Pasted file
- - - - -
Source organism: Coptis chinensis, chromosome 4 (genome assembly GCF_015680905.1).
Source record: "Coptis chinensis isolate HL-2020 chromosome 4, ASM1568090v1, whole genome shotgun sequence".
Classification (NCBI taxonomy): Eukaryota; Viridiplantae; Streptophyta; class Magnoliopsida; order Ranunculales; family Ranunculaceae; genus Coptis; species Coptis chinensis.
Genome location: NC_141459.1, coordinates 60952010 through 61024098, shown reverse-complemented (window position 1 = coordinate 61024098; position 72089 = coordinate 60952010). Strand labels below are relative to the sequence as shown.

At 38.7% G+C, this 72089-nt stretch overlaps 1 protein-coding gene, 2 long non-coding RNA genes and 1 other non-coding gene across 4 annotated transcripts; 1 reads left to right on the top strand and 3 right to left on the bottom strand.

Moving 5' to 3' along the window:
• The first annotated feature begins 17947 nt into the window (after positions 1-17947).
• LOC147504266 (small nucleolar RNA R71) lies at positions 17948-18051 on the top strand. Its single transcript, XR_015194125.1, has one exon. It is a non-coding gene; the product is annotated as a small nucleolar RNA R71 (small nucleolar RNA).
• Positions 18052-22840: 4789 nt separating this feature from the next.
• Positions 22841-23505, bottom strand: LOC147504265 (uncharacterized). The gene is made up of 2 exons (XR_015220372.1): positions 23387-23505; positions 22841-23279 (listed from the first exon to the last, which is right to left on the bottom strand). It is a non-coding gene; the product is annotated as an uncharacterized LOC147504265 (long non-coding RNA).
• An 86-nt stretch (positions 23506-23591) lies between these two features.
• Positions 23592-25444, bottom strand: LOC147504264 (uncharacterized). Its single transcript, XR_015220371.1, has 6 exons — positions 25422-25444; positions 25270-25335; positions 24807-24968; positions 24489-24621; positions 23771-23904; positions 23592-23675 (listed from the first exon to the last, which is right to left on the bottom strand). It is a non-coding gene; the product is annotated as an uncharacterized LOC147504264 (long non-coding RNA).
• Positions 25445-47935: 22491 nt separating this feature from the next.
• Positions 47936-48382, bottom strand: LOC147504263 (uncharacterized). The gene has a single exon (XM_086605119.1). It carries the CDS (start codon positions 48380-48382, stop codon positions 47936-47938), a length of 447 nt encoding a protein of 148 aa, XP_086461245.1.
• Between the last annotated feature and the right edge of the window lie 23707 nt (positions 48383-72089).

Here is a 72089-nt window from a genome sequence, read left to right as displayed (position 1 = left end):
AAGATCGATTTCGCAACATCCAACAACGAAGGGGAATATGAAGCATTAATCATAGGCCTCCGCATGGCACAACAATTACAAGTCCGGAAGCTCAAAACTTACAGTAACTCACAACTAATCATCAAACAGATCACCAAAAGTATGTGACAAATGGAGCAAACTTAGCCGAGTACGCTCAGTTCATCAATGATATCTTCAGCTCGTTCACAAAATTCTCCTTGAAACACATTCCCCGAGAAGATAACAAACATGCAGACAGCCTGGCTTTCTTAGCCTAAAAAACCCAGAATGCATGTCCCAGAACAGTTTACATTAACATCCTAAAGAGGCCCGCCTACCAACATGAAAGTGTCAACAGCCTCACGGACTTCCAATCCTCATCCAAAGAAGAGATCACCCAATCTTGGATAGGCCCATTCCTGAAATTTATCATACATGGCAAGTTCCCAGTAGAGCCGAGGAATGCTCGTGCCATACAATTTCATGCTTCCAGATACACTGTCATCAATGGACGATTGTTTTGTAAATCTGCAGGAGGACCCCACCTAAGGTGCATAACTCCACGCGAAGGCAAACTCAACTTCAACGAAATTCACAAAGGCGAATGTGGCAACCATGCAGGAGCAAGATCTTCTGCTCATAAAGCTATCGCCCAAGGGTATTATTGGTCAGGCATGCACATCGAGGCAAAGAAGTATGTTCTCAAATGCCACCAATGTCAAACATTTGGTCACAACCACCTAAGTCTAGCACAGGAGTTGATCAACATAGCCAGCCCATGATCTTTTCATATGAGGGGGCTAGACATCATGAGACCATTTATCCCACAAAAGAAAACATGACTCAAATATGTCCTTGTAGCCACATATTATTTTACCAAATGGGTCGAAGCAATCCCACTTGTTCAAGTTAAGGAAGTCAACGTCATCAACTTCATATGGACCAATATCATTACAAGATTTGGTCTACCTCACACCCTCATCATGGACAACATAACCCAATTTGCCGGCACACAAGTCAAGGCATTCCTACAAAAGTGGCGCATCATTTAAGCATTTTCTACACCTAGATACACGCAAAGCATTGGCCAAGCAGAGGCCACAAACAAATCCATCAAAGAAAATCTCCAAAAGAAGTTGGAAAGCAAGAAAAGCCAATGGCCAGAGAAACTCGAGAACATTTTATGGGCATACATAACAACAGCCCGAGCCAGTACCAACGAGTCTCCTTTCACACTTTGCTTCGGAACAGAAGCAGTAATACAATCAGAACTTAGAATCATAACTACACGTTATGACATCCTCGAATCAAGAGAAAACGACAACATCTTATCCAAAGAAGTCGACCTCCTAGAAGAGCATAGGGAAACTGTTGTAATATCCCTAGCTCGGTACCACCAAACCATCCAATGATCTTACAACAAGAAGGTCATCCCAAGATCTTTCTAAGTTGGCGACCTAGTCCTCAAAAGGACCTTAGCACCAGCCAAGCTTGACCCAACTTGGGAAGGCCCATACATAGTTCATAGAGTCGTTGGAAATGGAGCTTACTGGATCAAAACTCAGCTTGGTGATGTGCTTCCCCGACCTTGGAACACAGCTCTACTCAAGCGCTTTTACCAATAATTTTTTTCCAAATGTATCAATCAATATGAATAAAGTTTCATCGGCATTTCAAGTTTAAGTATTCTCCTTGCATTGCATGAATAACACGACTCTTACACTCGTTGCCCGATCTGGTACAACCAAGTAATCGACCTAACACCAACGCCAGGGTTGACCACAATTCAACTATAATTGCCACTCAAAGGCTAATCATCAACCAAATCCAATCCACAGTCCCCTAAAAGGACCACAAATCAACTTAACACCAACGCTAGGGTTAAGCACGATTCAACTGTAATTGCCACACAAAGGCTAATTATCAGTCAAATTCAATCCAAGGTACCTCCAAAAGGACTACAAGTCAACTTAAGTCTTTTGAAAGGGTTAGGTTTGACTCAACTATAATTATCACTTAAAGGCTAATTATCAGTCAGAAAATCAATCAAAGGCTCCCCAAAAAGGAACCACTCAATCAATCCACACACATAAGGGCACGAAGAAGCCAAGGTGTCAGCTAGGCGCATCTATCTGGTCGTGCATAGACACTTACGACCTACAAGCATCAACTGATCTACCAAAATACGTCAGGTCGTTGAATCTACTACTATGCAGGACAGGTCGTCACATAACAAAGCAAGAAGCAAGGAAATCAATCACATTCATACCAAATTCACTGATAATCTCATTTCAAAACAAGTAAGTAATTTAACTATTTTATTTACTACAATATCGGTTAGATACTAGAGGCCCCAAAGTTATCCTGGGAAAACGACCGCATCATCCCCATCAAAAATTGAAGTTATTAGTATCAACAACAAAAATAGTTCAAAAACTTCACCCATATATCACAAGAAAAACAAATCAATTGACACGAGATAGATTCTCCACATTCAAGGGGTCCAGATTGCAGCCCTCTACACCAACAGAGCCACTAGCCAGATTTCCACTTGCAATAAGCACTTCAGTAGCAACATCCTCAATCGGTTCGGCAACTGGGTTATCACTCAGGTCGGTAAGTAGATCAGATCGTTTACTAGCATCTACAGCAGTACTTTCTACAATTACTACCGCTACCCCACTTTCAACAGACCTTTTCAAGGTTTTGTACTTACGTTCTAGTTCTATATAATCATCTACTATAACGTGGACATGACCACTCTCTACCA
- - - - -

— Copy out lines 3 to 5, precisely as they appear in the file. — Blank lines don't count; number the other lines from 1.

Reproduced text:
Classification (NCBI taxonomy): Eukaryota; Viridiplantae; Streptophyta; class Magnoliopsida; order Ranunculales; family Ranunculaceae; genus Coptis; species Coptis chinensis.
Genome location: NC_141459.1, coordinates 60952010 through 61024098, shown reverse-complemented (window position 1 = coordinate 61024098; position 72089 = coordinate 60952010). Strand labels below are relative to the sequence as shown.

At 38.7% G+C, this 72089-nt stretch overlaps 1 protein-coding gene, 2 long non-coding RNA genes and 1 other non-coding gene across 4 annotated transcripts; 1 reads left to right on the top strand and 3 right to left on the bottom strand.